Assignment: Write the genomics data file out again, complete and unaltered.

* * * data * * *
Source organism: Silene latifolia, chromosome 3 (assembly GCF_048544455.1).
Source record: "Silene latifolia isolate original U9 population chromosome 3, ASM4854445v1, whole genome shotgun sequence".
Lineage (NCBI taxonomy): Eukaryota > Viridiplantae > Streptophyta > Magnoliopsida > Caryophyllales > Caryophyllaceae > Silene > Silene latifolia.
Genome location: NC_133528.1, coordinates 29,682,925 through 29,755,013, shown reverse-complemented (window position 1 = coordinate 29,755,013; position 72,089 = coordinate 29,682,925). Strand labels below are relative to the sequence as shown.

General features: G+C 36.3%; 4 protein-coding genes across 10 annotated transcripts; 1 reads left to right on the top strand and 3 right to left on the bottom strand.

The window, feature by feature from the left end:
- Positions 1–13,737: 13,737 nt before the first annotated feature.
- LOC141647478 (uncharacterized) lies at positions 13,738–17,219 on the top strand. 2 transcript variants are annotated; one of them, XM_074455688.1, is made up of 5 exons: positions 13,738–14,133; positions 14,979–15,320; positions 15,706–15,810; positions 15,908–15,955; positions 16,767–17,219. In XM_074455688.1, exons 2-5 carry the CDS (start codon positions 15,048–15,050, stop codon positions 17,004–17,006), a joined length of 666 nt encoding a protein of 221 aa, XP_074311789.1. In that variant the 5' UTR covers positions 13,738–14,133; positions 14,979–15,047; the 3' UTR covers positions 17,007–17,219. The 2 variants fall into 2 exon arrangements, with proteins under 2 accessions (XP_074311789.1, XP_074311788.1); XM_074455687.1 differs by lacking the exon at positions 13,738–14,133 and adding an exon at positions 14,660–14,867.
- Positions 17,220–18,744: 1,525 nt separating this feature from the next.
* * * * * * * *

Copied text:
Source organism: Silene latifolia, chromosome 3 (assembly GCF_048544455.1).
Source record: "Silene latifolia isolate original U9 population chromosome 3, ASM4854445v1, whole genome shotgun sequence".
Lineage (NCBI taxonomy): Eukaryota > Viridiplantae > Streptophyta > Magnoliopsida > Caryophyllales > Caryophyllaceae > Silene > Silene latifolia.
Genome location: NC_133528.1, coordinates 29,682,925 through 29,755,013, shown reverse-complemented (window position 1 = coordinate 29,755,013; position 72,089 = coordinate 29,682,925). Strand labels below are relative to the sequence as shown.

General features: G+C 36.3%; 4 protein-coding genes across 10 annotated transcripts; 1 reads left to right on the top strand and 3 right to left on the bottom strand.

The window, feature by feature from the left end:
- Positions 1–13,737: 13,737 nt before the first annotated feature.
- LOC141647478 (uncharacterized) lies at positions 13,738–17,219 on the top strand. 2 transcript variants are annotated; one of them, XM_074455688.1, is made up of 5 exons: positions 13,738–14,133; positions 14,979–15,320; positions 15,706–15,810; positions 15,908–15,955; positions 16,767–17,219. In XM_074455688.1, exons 2-5 carry the CDS (start codon positions 15,048–15,050, stop codon positions 17,004–17,006), a joined length of 666 nt encoding a protein of 221 aa, XP_074311789.1. In that variant the 5' UTR covers positions 13,738–14,133; positions 14,979–15,047; the 3' UTR covers positions 17,007–17,219. The 2 variants fall into 2 exon arrangements, with proteins under 2 accessions (XP_074311789.1, XP_074311788.1); XM_074455687.1 differs by lacking the exon at positions 13,738–14,133 and adding an exon at positions 14,660–14,867.
- Positions 17,220–18,744: 1,525 nt separating this feature from the next.